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Young Somalis raise funds for famine prevention - one dollar at a time

15 May 2017
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In Somalia, close to 3 million people cannot meet their daily food needs. Over 680,000 people have fled their homes this year alone in search of food, water, pasture for their animals, and safety. To avert catastrophe humanitarian organizations have scaled up their emergency assistance throughout the country. However, to date the Humanitarian Response Plan remains only one third funded, leaving a staggering US$987.5 million funding gap.

And Somalis are bridging the gap by pooling their own resources to support each-other.

Growing up in Somalia’s capital, Mogadishu, Ahmed Ibrahim has seen war, diseases and hunger threaten the lives of people in some parts of the country. But he has also witnessed the enduring resilience of the Somali people in the face of adversity.

“I have come to admire the strength and resilience of our people, their resolve to sacrifice the little they [have] to assist one another, and the passion of young men and women to make a positive impact [in] the society,” he said.

One afternoon in January this year, Ahmed received a tweet from a friend about acute watery diarrhoea (AWD)/cholera-related deaths in the Bakool region. He knew it was time to act. He churned out a series of tweets highlighting the gravity of the situation. It was a game changer. He rallied his friends and they rolled out an online campaign to marshal help for the drought-affected people. Baidoa, the capital of the south-western Bay region, bore the brunt of Somalia’s devastating drought, which has put millions of Somalis at risk of famine. Some 6.7 million people—more than half the population—need humanitarian assistance.

“The tweet was on the drought in the Bay and Bakool regions, with distressing accounts that some people were already dying. However, the severity had not been reported widely,” said Ahmed. 

When Ahmed and his friends reached out for help through social media, the response was overwhelming. As well as launching an online fundraising campaign using the hashtag #CaawiWalaal, they dispatched teams to sensitize people they could not reach through social media. Word spread fast in the country and the diaspora about the initiative, and in just three days they had raised US$550. Their target was $10,000. Two weeks later, they had raised $8,000. 

The funds were used to respond to the AWD/cholera outbreak in the Bay and Bakool regions, and to procure medicines and water for about 500 people in Baidoa, Burhakabo in Bay and Burduhunle villages in Bakool. With a team of volunteer doctors, they were able to reach the targeted people. Local medical suppliers agreed to supply medicine and equipment at discounted prices.

Through the support of teams in the diaspora, #CaawiWalaal has evolved into a GoFundMe campaign. It has surpassed the initial target, and the goodwill continues to grow. #CaawiWalaal appeals to people’s solidarity and counts on civil-society organizations and NGOs to deliver much-needed aid. “We are grateful for what the international community has done to help the drought-affected people in Somalia, but Somalis must join forces and proactively help people in need,” said Ahmed.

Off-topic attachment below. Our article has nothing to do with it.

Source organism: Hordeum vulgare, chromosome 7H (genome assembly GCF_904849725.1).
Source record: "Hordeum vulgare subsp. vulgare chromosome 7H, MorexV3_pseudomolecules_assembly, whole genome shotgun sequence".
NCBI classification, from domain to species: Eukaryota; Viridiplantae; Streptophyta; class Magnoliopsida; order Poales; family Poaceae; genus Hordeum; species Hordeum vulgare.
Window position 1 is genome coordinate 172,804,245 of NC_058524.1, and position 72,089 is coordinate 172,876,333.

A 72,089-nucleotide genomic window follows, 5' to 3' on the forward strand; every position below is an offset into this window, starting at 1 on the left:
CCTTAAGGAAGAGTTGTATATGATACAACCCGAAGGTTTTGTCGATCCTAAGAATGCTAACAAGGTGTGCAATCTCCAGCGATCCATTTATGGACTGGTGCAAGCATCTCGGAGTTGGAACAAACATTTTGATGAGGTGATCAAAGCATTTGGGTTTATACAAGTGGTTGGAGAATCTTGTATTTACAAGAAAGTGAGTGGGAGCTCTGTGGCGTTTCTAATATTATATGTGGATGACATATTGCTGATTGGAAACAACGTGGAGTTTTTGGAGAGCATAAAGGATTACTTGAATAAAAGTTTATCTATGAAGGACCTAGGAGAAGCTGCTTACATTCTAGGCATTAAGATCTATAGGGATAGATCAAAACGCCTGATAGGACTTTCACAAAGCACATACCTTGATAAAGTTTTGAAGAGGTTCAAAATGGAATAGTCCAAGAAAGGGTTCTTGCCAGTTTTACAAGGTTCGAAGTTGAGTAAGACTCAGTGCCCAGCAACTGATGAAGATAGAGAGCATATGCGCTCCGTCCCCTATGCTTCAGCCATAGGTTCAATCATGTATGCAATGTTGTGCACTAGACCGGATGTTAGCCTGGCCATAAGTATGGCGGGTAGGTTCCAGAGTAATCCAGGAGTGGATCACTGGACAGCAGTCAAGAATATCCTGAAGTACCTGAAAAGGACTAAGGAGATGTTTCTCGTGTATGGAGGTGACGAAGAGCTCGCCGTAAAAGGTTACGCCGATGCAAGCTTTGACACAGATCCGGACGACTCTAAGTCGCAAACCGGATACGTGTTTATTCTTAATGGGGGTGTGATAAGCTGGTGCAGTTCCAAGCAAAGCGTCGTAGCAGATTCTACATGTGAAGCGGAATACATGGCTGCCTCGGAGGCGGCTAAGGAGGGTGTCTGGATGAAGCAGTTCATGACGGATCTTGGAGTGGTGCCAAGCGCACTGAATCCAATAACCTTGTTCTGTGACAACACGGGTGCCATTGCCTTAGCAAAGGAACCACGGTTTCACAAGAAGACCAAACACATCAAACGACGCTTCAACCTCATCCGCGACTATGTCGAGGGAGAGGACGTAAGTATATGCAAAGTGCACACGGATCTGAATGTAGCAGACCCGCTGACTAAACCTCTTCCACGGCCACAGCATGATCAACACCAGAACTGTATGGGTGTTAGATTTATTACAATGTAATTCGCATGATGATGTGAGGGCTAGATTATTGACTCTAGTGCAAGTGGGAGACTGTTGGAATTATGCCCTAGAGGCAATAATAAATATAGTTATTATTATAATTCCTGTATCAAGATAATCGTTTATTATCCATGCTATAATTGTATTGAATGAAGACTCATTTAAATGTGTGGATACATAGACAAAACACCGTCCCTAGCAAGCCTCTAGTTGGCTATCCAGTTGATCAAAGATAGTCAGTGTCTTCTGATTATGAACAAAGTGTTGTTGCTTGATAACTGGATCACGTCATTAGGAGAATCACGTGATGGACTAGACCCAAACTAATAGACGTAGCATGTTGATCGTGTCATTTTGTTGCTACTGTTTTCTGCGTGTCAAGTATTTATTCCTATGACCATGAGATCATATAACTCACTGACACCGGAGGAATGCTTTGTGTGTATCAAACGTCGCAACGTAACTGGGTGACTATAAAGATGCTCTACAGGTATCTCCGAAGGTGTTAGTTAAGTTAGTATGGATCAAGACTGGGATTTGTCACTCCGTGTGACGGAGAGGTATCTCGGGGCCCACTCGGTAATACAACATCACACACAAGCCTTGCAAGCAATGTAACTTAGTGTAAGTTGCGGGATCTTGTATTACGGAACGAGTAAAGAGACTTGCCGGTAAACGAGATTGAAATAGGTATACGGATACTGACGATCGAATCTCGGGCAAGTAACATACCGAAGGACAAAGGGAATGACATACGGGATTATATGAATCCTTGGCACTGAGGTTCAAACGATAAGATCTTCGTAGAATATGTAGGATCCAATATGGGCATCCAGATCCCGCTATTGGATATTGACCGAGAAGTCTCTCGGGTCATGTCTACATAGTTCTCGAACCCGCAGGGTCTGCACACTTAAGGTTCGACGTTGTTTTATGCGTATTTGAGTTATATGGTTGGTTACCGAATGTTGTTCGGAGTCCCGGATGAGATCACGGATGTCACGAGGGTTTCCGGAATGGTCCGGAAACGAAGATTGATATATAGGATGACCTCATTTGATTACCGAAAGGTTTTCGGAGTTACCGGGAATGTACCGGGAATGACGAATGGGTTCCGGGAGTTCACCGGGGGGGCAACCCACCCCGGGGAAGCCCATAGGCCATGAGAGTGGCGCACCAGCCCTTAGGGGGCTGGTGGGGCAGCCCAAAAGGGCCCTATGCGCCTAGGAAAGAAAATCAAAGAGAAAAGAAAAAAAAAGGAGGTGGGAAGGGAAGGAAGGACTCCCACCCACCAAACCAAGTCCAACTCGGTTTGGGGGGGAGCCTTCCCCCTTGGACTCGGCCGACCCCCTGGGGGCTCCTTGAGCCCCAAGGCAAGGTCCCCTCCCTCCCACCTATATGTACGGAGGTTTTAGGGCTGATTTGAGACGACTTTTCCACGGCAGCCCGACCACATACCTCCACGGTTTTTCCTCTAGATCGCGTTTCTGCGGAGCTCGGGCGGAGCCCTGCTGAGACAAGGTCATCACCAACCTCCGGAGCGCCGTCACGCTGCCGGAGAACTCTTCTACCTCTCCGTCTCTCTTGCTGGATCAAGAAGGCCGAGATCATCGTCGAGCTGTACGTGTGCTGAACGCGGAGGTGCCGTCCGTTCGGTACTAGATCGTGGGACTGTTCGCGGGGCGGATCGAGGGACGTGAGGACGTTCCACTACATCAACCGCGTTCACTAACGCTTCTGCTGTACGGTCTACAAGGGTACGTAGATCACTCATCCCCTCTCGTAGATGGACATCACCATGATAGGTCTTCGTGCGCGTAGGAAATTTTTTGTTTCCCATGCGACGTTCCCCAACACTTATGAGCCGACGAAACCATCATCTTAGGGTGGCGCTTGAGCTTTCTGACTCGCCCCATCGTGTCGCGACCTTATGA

With an army of volunteers, CaawiWalaal  is now providing free water-trucking services in remote villages, medical supplies to treat AWD/cholera, and food assistance. The initiative has expanded to other areas of Somalia including Puntland. 

A feeding centre catering for up to 200 people a day has also been established at a health facility along the Afgooye corridor. An outreach programme is ongoing, through which a team of four volunteer doctors and six nurses visit displaced people’s homes twice a week to offer treatment and raise awareness.

“The water shortage in some of the drought-affected areas is so bad that some people are even ready to buy it from us in exchange for their animals, but we tell them we are providing it for free,” added Ahmed.

CaawiWalaal has now nominated ambassadors in almost a dozen countries to help mobilize additional resources. They are asking for as little as $5 in donations. So far, they have collected some $80,600. Regular fundraising events are organized in Mogadishu and in countries where they have representation. All the funds raised by the group are used to buy much-needed supplies. Volunteers pay out of their pockets for any individual or logistical costs incurred. 

To date, nearly 67,000 people in 12 regions of Somalia have benefited from life-saving assistance including food, water and medicines. “More importantly, we are inspiring thousands of Somalis to help their families and communities back home. This does not necessarily have to be through CaawiWalaal,” said Ahmed.

As a result of the drought, more than 680,000 people have left their homes in search of food and water. Major disease outbreaks are spreading, with over 36,000 cases of AWD/cholera and 7,000 cases of suspected measles so far this year. Acute malnutrition is increasing in most parts of the country.

Photos: Giles Clarke for Getty/OCHA